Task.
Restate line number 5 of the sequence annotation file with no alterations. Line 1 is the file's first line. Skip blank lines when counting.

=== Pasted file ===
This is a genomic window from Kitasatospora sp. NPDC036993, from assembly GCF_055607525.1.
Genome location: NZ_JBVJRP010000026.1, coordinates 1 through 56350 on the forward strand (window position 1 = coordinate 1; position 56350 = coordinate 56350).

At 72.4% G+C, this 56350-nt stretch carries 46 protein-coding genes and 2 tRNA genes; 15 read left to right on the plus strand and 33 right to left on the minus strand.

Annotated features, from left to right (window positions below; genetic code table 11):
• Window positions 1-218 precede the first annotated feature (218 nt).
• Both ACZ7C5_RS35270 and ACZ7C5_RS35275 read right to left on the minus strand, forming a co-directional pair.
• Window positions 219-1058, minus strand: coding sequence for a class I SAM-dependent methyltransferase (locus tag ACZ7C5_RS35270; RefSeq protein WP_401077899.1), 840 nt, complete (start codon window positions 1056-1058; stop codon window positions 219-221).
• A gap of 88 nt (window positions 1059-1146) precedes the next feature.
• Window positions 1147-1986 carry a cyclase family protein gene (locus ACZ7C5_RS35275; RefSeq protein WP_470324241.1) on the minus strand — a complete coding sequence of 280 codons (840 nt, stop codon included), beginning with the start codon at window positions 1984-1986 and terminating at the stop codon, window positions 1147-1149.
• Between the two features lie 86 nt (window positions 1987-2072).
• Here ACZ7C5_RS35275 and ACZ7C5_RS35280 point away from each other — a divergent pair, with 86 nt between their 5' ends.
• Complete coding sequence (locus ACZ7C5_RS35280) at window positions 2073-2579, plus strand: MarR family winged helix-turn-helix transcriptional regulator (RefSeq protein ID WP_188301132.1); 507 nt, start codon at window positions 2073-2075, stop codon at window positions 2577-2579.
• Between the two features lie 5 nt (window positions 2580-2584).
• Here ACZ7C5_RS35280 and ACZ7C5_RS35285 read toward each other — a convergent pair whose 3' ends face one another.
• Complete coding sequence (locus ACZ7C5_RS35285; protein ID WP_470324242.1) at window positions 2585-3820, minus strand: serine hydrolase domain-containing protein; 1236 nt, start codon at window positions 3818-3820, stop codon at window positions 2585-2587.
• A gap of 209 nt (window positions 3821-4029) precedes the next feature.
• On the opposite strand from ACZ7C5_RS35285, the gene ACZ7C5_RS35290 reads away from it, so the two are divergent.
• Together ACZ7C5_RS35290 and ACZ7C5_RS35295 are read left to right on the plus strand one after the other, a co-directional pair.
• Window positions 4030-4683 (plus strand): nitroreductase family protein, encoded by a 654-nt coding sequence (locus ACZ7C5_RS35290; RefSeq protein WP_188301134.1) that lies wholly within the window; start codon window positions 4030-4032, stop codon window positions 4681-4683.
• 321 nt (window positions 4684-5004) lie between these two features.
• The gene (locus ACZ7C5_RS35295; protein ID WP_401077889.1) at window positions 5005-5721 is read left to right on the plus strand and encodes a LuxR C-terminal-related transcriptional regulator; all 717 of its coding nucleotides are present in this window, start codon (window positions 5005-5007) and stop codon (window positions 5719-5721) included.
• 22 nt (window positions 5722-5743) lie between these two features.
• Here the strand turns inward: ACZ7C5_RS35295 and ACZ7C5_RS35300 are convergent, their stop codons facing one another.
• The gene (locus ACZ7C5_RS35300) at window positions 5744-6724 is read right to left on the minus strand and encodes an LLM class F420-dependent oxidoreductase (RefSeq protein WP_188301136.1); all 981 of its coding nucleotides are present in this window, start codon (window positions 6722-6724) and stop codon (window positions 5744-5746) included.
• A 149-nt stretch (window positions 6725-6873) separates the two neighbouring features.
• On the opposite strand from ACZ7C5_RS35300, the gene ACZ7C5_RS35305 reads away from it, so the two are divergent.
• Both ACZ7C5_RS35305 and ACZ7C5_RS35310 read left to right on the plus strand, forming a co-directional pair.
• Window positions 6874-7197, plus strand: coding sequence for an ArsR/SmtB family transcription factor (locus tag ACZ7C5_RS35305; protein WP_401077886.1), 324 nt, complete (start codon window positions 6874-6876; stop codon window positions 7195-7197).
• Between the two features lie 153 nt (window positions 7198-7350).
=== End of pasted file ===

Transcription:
• Window positions 1-218 precede the first annotated feature (218 nt).